Tweaking the farming dials in 2018

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At the turn of the New Year, after a post-Christmas week of reading and quiet reflection, I hinted on social media that changes were coming to Half Moon Farm and I promised some details about the way we're hoping to to forge ahead. Well, here goes. 

Farming, I've been reminded, is hard. It's hard everywhere and in all contexts, and it's hard for various reasons. One is nature. She's the boss, and in the end, she always gets her way. Another is the marketplace. Australians eat relatively few fruits and vegetables on average, certainly less than the prescribed five and two per day, and they want to buy them cheaply, often for less than the cost of production. A third element - especially in regard to market gardening - is aptitude.

No-one likes to talk about this much, probably for fear of being seen as weak, but market gardening is extremely complex and very few people have the skills and abilities to build a viable business. A market gardener wears multiple hats. They must be super efficient. Dedicated. Disciplined. Organised. Fit. Responsive. Observant. Skilful. Scientific. Empathetic. Entrepreneurial. Good at marketing. Good at record keeping. Good at getting up again and again after being whacked around the head with the cricket bat of extreme weather.

Few people have what it takes to be farmers, and fewer have what it takes to be market gardeners. I don't want to discourage young farmers from giving market gardening a go, and I tip my hat to my farming mates who have what it takes to build a successful farming business. But it's a truly tough way to make a living.

The last year has reminded Kylie and I, that even though we have some of the attributes above, we ultimately lack what it takes to run a full time, commercially viable market garden. We can improve our skills and our soil but the reality is clear - we both value time and space for family, community and creative pursuits, things that are hard to do exceptionally well alongside managing a large and demanding vegetable garden.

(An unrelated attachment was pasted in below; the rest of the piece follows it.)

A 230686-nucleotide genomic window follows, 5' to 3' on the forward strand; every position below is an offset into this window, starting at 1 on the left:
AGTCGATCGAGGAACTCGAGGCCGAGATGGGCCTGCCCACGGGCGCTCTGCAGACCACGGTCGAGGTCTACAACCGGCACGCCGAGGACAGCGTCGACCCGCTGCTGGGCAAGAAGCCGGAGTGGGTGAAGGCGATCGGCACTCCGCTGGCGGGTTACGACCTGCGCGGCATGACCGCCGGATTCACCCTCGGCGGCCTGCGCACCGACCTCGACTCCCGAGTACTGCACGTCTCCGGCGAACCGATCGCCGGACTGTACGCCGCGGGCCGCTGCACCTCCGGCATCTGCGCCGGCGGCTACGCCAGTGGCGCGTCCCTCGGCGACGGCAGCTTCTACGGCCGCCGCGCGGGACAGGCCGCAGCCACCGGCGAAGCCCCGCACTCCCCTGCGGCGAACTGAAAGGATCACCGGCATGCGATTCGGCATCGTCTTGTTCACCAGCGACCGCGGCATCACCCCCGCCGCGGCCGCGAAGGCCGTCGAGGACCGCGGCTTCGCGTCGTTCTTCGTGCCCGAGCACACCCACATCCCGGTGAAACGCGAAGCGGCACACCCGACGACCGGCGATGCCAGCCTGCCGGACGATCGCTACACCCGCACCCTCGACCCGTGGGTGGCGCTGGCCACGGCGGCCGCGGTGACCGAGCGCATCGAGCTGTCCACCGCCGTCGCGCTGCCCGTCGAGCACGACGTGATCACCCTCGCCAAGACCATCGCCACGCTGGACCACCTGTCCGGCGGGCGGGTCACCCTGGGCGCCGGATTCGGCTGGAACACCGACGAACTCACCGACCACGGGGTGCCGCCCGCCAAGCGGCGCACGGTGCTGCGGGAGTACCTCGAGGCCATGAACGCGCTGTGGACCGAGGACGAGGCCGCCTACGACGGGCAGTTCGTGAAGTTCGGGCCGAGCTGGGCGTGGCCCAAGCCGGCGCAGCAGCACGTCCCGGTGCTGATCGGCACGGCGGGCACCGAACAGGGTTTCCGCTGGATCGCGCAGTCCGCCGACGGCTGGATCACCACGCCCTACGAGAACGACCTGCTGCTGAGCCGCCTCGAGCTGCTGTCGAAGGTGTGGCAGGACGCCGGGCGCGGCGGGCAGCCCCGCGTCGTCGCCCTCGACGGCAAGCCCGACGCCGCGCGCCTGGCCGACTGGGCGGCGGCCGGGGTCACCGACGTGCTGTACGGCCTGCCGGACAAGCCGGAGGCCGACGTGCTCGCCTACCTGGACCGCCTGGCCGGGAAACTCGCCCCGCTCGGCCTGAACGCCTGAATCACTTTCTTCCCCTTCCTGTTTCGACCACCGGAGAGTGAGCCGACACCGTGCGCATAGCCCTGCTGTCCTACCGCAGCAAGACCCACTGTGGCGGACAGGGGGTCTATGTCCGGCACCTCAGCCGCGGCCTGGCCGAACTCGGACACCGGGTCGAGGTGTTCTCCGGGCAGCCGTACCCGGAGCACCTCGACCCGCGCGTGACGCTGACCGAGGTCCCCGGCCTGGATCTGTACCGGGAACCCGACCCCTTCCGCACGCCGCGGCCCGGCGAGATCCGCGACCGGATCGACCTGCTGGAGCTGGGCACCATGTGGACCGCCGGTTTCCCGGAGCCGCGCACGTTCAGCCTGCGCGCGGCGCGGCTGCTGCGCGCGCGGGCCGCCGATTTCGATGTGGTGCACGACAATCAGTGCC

So in 2018, rather than fighting ourselves, we're tweaking our farming dials. We're turning down the volume on commercial farming, and turning up the dial on homesteading. Note that we have no desire to be hobby farmers. That's a derogatory term and it cheapens what genuine homesteaders are actually on about. Homesteading, and similar approaches to farming like smallholding and crofting, are about pursuing a true agrarian lifestyle that is closely connected to land, but doesn't use that land primarily to earn money.

Homesteaders grow firstly for their immediate household, with surplus and value added produce sold and shared beyond the homestead. This model has always made a lot of sense to me. My household's annual food bill last year was more than $15,000. It was our biggest expense, larger than our mortgage repayments and much bigger than the dreaded electricity bill. Yet here we were, picking and selling good produce at a loss, while eating the seconds and buying in everything else. I wonder how many market gardeners do the same? 

This year, we want to shift the balance. We plan to grow much more for the household, including staples like grains and pulses. We need to improve our supply of meat and eggs (our poultry set up needs a major revamp), and we'll get back to making things like preserves, cheese and sourdough. By easing off on commercial growing, we'll have the time. We'll still grow some things to sell, especially for our local restaurant Emeraude, and we'll focus on higher value crops like avocados, garlic, salad greens and berries. As always, we'll aim to grow these things to a very high standard. But they won't be our all consuming focus.

As for our farm stand, we're unsure what to do. During the cooler months, we'll sell avocados and some vegies, but support for the stand during 2017 was surprisingly flimsy and it looks unlikely to be the thriving little produce outlet that we thought it could be. It remains a work in progress.

A homesteading focus will allow us to make time for creative pursuits. I'll continue writing about gardening and I'm hoping to use my credentials in this field to land a book deal sometime this year. Writing is something I've always been passionate about and in the second half of my life, it would become a death bed regret to have not written a book. I have to give it a red hot go.

Does that sound like a plan? I think it does. Life in 2017 felt more challenging than usual, so we're keen to see the changes we make pay off in the wellbeing and happiness of our family. After all, the love of those around us and the health of the land on which we live and grow are what matter the most. We hope to nurture these things in the months and years ahead. Thanks for reading!

A few thoughts on Don Burke and toxic masculinity

I want to share a few thoughts about the Don Burke scandal. 

As many of you know I wrote for Burke's Backyard magazine from 2001 until 2003. During that time I spoke to Burke once on the phone (a discussion about waratahs, of all things), and a few times via email about articles I'd proposed or contributed. Most of my dealings were with the magazine's then editor, Maya Harrison, who I met in person on one occasion at the CTC Productions office in Sydney and always found to be thoroughly professional. Burke's Backyard published my first ever gardening article, which as a 27 old, kickstarted my career as a freelance gardening writer.